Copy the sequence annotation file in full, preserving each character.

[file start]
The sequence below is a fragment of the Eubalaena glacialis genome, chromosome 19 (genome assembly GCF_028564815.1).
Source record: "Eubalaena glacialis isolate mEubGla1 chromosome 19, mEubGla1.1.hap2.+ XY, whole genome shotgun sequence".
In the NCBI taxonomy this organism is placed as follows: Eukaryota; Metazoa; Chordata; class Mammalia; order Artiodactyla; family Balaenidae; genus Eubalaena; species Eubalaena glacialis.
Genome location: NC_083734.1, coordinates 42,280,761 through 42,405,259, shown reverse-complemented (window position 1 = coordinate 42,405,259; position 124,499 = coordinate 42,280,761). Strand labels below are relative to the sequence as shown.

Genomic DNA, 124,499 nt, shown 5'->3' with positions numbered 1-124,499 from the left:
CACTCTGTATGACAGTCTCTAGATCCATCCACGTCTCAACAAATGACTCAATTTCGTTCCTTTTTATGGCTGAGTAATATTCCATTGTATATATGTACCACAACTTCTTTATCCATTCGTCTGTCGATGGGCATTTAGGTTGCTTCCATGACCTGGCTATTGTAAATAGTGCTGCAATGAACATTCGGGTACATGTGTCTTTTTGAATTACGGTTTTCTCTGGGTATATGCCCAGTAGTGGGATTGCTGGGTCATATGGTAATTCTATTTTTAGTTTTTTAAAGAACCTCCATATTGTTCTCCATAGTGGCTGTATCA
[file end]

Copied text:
The sequence below is a fragment of the Eubalaena glacialis genome, chromosome 19 (genome assembly GCF_028564815.1).
Source record: "Eubalaena glacialis isolate mEubGla1 chromosome 19, mEubGla1.1.hap2.+ XY, whole genome shotgun sequence".
In the NCBI taxonomy this organism is placed as follows: Eukaryota; Metazoa; Chordata; class Mammalia; order Artiodactyla; family Balaenidae; genus Eubalaena; species Eubalaena glacialis.
Genome location: NC_083734.1, coordinates 42,280,761 through 42,405,259, shown reverse-complemented (window position 1 = coordinate 42,405,259; position 124,499 = coordinate 42,280,761). Strand labels below are relative to the sequence as shown.

Genomic DNA, 124,499 nt, shown 5'->3' with positions numbered 1-124,499 from the left:
CACTCTGTATGACAGTCTCTAGATCCATCCACGTCTCAACAAATGACTCAATTTCGTTCCTTTTTATGGCTGAGTAATATTCCATTGTATATATGTACCACAACTTCTTTATCCATTCGTCTGTCGATGGGCATTTAGGTTGCTTCCATGACCTGGCTATTGTAAATAGTGCTGCAATGAACATTCGGGTACATGTGTCTTTTTGAATTACGGTTTTCTCTGGGTATATGCCCAGTAGTGGGATTGCTGGGTCATATGGTAATTCTATTTTTAGTTTTTTAAAGAACCTCCATATTGTTCTCCATAGTGGCTGTATCA